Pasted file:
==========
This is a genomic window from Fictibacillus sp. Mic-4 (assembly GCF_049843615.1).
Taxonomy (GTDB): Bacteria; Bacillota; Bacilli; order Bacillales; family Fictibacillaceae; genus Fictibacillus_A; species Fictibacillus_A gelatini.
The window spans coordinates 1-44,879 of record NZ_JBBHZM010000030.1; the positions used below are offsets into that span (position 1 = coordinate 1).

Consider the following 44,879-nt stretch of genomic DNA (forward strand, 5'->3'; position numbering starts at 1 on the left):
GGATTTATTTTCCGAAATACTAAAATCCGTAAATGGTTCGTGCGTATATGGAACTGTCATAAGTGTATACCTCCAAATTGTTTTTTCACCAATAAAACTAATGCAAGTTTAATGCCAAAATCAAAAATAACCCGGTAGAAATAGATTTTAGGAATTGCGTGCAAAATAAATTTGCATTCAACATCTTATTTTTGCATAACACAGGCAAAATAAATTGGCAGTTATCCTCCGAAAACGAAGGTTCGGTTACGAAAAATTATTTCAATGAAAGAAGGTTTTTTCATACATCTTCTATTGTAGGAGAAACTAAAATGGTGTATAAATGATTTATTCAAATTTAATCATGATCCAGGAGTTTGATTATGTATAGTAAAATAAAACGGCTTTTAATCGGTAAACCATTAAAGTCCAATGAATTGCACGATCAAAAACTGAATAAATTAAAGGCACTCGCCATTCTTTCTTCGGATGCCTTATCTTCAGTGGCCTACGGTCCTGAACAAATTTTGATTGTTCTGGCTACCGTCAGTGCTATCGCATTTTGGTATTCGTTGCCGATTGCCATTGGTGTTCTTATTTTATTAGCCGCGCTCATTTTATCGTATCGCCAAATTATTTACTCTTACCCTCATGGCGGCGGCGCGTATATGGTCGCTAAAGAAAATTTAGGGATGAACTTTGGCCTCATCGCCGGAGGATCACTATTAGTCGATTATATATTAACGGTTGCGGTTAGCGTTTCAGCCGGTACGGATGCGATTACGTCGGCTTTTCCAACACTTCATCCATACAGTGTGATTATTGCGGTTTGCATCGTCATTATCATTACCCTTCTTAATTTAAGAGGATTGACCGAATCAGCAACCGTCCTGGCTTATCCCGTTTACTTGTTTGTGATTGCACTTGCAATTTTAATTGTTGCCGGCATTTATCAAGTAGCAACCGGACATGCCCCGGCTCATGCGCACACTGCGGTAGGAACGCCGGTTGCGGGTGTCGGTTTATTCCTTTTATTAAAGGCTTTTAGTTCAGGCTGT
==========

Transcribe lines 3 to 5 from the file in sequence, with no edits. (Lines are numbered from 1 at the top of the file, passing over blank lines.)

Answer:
The window spans coordinates 1-44,879 of record NZ_JBBHZM010000030.1; the positions used below are offsets into that span (position 1 = coordinate 1).

Consider the following 44,879-nt stretch of genomic DNA (forward strand, 5'->3'; position numbering starts at 1 on the left):
GGATTTATTTTCCGAAATACTAAAATCCGTAAATGGTTCGTGCGTATATGGAACTGTCATAAGTGTATACCTCCAAATTGTTTTTTCACCAATAAAACTAATGCAAGTTTAATGCCAAAATCAAAAATAACCCGGTAGAAATAGATTTTAGGAATTGCGTGCAAAATAAATTTGCATTCAACATCTTATTTTTGCATAACACAGGCAAAATAAATTGGCAGTTATCCTCCGAAAACGAAGGTTCGGTTACGAAAAATTATTTCAATGAAAGAAGGTTTTTTCATACATCTTCTATTGTAGGAGAAACTAAAATGGTGTATAAATGATTTATTCAAATTTAATCATGATCCAGGAGTTTGATTATGTATAGTAAAATAAAACGGCTTTTAATCGGTAAACCATTAAAGTCCAATGAATTGCACGATCAAAAACTGAATAAATTAAAGGCACTCGCCATTCTTTCTTCGGATGCCTTATCTTCAGTGGCCTACGGTCCTGAACAAATTTTGATTGTTCTGGCTACCGTCAGTGCTATCGCATTTTGGTATTCGTTGCCGATTGCCATTGGTGTTCTTATTTTATTAGCCGCGCTCATTTTATCGTATCGCCAAATTATTTACTCTTACCCTCATGGCGGCGGCGCGTATATGGTCGCTAAAGAAAATTTAGGGATGAACTTTGGCCTCATCGCCGGAGGATCACTATTAGTCGATTATATATTAACGGTTGCGGTTAGCGTTTCAGCCGGTACGGATGCGATTACGTCGGCTTTTCCAACACTTCATCCATACAGTGTGATTATTGCGGTTTGCATCGTCATTATCATTACCCTTCTTAATTTAAGAGGATTGACCGAATCAGCAACCGTCCTGGCTTATCCCGTTTACTTGTTTGTGATTGCACTTGCAATTTTAATTGTTGCCGGCATTTATCAAGTAGCAACCGGACATGCCCCGGCTCATGCGCACACTGCGGTAGGAACGCCGGTTGCGGGTGTCGGTTTATTCCTTTTATTAAAGGCTTTTAGTTCAGGCTGT